Is Alzheimer's Disease?
Michele Simon, JD, MPH
Bennett, MS, CGC
Last updated April 12, 2001
disease is a progressive, degenerative disorder that attacks the brain
and results in disorientation, with impaired memory, thinking, and judgement.
People with Alzheimers also undergo changes in their behavior. This combination
of symptoms is also called dementia.
Who Gets Alzheimer's Disease?
About four million
Americans have Alzheimer's disease, with men and women affected almost
equally. Most people diagnosed with Alzheimer's disease are older than
age 65 and the risk increases with age. However, it can also occur in
people as young as in their 30s. One in ten people over age 65 and nearly
half of those over age 85 have Alzheimer's disease. In a national survey,
19 million Americans said they had a family member with Alzheimer's disease.
The only established
risk factors for Alzheimer's are older age, family history of dementia,
and inheriting mutations
in certain genes.
In most cases, Alzheimer's disease isn't caused by any one factor. Instead,
it is usually a result of genes and environmental factors that researchers
have not yet identified. (For recent news about risk factors for Alzheimer's disease and who develops the disease, see Related News below.)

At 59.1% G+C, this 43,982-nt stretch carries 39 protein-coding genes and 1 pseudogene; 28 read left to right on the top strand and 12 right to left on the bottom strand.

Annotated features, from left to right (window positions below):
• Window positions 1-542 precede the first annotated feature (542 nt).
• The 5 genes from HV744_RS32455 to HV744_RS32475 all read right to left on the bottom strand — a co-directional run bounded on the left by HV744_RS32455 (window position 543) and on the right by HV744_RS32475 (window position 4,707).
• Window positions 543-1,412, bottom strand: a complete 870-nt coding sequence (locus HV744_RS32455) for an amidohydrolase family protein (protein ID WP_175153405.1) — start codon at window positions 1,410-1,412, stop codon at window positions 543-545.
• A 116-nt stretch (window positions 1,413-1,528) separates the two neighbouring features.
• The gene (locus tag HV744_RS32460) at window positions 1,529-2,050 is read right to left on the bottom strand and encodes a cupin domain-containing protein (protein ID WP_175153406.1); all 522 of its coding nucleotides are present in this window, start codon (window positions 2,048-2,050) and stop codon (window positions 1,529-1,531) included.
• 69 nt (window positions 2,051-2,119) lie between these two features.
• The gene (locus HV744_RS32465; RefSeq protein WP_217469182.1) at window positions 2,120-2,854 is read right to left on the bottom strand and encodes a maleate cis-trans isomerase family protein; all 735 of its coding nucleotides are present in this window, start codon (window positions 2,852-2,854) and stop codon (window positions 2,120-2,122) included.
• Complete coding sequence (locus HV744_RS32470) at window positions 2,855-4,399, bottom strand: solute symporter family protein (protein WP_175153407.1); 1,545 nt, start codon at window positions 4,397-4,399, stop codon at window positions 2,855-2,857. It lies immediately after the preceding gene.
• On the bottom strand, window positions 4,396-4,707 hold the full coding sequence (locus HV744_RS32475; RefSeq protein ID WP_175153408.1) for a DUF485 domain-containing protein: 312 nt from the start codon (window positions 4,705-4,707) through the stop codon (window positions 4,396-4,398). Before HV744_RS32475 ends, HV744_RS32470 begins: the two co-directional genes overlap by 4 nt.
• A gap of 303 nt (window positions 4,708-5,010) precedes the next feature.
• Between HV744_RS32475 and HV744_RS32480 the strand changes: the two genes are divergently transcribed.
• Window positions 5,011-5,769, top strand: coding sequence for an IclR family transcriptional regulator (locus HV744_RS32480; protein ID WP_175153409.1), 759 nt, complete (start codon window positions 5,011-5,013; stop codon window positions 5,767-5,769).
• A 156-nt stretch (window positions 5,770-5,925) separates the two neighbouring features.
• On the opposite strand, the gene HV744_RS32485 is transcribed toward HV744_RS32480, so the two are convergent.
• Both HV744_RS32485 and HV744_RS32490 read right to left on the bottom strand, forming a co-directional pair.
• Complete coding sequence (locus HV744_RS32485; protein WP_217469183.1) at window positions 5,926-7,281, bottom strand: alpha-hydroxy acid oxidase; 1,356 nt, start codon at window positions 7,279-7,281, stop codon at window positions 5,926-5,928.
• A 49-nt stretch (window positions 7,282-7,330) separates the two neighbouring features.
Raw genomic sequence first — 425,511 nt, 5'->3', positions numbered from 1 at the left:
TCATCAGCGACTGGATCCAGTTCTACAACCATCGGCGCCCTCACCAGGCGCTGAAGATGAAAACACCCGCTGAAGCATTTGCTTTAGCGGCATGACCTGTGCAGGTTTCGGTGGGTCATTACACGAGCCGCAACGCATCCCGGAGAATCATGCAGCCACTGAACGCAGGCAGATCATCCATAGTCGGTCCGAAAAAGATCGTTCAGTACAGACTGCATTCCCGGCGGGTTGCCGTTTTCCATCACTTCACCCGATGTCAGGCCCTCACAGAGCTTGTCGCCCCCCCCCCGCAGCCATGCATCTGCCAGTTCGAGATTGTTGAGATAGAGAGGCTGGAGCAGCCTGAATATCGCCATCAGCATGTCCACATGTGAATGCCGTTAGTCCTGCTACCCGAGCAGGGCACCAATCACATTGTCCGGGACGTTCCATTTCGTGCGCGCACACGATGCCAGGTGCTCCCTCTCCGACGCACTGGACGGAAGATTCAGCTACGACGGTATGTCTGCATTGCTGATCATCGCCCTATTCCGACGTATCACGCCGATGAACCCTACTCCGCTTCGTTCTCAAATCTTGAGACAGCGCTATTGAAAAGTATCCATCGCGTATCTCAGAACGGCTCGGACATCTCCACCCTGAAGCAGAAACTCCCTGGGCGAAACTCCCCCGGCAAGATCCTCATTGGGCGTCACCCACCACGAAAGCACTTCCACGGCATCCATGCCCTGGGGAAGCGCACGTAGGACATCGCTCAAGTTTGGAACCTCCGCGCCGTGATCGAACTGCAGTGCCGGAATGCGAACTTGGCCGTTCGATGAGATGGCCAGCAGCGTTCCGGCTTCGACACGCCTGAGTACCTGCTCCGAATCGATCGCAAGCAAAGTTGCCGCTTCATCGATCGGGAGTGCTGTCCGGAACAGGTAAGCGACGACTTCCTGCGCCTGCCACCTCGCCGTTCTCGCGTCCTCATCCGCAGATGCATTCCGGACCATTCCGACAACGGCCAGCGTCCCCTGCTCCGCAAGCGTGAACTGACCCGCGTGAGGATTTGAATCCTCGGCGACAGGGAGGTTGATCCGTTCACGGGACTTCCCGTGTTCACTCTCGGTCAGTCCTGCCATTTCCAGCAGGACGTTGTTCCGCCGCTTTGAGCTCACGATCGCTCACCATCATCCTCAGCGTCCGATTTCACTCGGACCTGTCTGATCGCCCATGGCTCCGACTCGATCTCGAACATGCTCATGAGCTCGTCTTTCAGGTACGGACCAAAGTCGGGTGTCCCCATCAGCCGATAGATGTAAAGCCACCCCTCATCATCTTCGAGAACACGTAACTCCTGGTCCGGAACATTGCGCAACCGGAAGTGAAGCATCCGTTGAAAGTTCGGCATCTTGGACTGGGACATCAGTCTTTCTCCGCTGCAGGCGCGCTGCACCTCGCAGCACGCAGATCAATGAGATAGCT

Are the Signs and Symptoms?
Contrary to what many
people believe, memory loss, confusion, and disorientation are not part
of the normal aging process. The trick is to be able to distinguish normal,
everyday forgetfulness from a disease process that could be Alzheimer's
disease. Symptoms of Alzheimer's disease can include:
in ability to perform routine tasks
in language skills
begins slowly. The first symptoms may only be mild forgetfulness. As the
disease progresses, symptoms become more noticeable. For example, someone
with Alzheimer's may forget how to do simple tasks, such as brushing their
teeth or combing their hair. They no longer think clearly and begin to
have problems speaking, reading, or writing. People with Alzheimer's can also experience drastic changes in personality, mood, or behavior. They can also become extremely confused, suspicious, fearful, or quite passive. Eventually, people with Alzheimer's disease become completely incapable of caring for themselves. (For recent news about signs of Alzheimer's disease, see Related News below.)
Is Alzheimer's Disease Diagnosed?
Symptoms for Alzheimer's
disease can also be caused by other conditions, some of which are treatable.
These include thyroid gland problems, drug reactions, and severe depression.
No single test exists to diagnose Alzheimer's disease, but a series of
tests can rule out other illnesses and help doctors make their diagnosis.
However, the only way to conclusively diagnose Alzheimer's disease is
by examining the brain tissue after death for the brain alterations that
are the hallmark of Alzheimer's disease.
A doctor will conduct
a comprehensive evaluation that will likely include:
and mental assessments
and urine analysis
and chest x-rays